"When I dropped down onto the apron it started to wheel-hop a little bit and it ended up breaking the driveshaft," said Gilliland. "I've never done that, but I guess there's a first time for everything.
Gilliland was quickly attended to; more concerning was the sudden thickening of that mist, and sure enough word came through that it was officially raining. It didn't last long: on lap 185 they were good to go, and Kenseth dived down the inside of Edwards to retake the lead, with Gordon overtaking Harvick for fourth ahead of Clint Bowyer and Jimmie Johnson. But just as Edwards was lining up a new move to go to the front on lap 200, the yellows were out again - and once more for rain.
With the weather radars looking relatively innocuous, practically everyone took the opportunity to come in for a round of pit stops. Everyone, that is, except for JJ Yeley and Landon Cassill, who took a cheeky gamble that the weather might be worse than it looked and that they may even end up with a hugely unlikely triumph if the race happened to be called as it stood. "I hope it rains really hard right now," said Yeley's crew chief Jay Guy over the team radio to his driver in the #38.
And just for a moment it looked as though they could actually be onto something: the conditions worsened, and finally the red flags came out and the cars recalled to pit road to allow the jet dryers to go to work. Then inevitably - and dashing Yeley and Cassill's hopes - the weather cleared up and the track was quickly dried as the winds picked up to help out, and 25 minutes after the original stoppage the drivers were back in their cars and ready to resume racing. Yeley and Cassill sheepishly came into pit lane for their delayed stops and rejoined at the back of the lead lap, but it had been a worthy try.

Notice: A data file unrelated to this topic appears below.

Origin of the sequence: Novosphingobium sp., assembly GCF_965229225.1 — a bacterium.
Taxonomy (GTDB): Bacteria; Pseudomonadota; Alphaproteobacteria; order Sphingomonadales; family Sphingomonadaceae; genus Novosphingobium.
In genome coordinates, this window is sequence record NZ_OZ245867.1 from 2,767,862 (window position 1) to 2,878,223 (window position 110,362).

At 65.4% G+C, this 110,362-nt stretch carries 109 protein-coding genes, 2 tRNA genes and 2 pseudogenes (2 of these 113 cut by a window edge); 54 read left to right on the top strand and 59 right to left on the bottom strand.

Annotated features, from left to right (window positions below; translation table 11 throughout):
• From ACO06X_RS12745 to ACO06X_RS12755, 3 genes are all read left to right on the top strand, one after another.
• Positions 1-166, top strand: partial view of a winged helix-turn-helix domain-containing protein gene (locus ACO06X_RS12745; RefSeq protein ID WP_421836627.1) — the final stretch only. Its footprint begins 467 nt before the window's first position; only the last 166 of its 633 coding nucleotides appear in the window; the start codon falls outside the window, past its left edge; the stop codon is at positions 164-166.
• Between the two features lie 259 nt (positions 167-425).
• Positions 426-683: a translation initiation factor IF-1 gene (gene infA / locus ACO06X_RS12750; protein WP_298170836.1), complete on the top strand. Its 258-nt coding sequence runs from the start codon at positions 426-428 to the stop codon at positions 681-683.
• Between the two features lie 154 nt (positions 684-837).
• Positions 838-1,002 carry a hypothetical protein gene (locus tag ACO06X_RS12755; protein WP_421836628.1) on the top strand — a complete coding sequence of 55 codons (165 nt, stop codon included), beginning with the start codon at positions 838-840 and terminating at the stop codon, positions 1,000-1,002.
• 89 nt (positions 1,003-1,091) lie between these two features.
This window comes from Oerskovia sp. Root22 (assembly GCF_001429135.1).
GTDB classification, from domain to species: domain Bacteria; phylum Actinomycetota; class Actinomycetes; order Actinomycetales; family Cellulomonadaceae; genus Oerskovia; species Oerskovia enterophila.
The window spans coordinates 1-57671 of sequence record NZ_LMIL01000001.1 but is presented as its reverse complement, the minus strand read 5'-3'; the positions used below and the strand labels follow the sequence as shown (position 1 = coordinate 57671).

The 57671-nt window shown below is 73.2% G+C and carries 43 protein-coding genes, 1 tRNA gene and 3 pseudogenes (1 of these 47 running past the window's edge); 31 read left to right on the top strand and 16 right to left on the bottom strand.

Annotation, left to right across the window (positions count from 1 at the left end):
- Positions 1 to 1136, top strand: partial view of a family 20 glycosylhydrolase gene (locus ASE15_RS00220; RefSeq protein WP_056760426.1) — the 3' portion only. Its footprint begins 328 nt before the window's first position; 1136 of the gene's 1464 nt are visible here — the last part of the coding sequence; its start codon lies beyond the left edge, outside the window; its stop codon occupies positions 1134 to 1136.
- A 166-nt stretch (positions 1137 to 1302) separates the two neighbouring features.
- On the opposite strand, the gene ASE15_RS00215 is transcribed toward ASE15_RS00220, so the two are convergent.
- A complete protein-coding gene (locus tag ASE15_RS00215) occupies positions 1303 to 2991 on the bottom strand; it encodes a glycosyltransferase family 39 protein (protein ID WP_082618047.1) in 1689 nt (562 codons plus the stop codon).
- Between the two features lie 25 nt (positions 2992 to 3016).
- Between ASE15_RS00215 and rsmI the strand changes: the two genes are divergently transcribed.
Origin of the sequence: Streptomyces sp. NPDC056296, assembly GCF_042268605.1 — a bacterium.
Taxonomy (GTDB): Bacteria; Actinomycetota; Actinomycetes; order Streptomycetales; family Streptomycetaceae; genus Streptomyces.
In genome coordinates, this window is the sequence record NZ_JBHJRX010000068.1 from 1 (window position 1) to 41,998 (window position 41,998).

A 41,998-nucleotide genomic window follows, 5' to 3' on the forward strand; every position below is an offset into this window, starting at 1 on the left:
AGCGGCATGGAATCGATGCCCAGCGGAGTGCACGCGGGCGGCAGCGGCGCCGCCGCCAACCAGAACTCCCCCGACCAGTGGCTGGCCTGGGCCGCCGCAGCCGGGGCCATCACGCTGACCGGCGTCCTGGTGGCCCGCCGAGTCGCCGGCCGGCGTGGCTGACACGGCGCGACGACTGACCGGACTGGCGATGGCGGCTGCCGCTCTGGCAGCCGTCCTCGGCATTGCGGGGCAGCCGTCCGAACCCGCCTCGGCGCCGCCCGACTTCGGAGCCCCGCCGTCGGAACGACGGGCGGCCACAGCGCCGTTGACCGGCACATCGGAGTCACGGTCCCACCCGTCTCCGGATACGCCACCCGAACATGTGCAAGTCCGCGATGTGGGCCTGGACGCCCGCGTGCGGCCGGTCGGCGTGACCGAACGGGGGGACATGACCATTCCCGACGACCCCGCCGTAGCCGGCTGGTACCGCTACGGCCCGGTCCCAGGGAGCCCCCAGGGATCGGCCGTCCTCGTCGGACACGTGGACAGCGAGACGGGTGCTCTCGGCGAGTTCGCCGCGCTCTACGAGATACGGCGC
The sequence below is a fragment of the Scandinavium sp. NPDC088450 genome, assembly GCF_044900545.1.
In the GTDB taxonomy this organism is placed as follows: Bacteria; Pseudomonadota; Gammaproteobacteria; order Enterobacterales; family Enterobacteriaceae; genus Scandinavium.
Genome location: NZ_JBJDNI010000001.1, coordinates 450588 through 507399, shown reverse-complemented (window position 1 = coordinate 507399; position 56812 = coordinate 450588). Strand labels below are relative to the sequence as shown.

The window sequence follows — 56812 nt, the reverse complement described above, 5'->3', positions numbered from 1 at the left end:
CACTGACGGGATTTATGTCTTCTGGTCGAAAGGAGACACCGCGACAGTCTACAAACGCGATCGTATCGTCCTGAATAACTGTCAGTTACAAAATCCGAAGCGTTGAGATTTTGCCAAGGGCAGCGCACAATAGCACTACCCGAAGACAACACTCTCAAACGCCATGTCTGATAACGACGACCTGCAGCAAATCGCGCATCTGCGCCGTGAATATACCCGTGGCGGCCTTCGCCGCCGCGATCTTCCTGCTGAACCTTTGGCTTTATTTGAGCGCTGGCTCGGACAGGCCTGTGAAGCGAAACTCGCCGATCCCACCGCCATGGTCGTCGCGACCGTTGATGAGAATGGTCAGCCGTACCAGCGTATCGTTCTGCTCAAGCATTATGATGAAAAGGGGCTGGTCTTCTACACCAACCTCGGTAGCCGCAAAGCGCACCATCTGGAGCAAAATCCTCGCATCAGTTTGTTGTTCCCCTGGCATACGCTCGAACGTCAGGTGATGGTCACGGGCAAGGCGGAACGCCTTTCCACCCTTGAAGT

Racing resumed; and two laps later, the rain picked up again and the yellows were back out, race leader Kenseth almost getting caught out and crashing during those brief two green flag laps. But this was to prove the rain's last hurrah: the conditions soon cleared, and this time they would stay that was long enough to get the whole of the race in without further weather delays.
Which is not the same thing as saying that there were no more cautions. The eighth yellow came as early as lap 241 when Juan Montoya clipped the back of Clint Bowyer's car and sent the #33 smashing into the wall. Montoya's view was that Bowyer had moved up on front of him and initiated the contact, Montoya suggesting that Bowyer was thinking that - as a still-viable Chase contender, perhaps - he should have right of way over the Colombian. Montoya didn't see it the same way, held his ground, and the wreck unfolded from there.
"I was still there," Montoya said. "I don't know if [his spotter] told him he was clear or he looked in his mirror and thought he was clear. He came up."
"You can't race around a jackass; you just can't," Bowyer fumed as he waited for his car to be repaired in the garage, gesturing ironically at the #42 from the sidelines as the cars went around on track. "He dive-bombs the restarts, and before you know it, he's in the way up there ... I'm just tired of it." He added: "We're racing for the Chase, and he's racing for nothing. Everyone in the garage area fights him."
"I think when he looks at the video, he'll think differently," said an unrepentant Montoya, later tweeting: "I heard that Bowyer wasn't too happy. I guess next time he'll give me a little room."
Martin Truex Jr. took the lead at the restart after opting for a two-tyre pit stop, but he was easy prey for Jimmie Johnson who leapt to the front on lap 248. Then there was another quick full course caution, this time triggered by Regan Smith, who had been punted into the inside backstraightaway wall by an uncharacteristic shove from Mark Martin.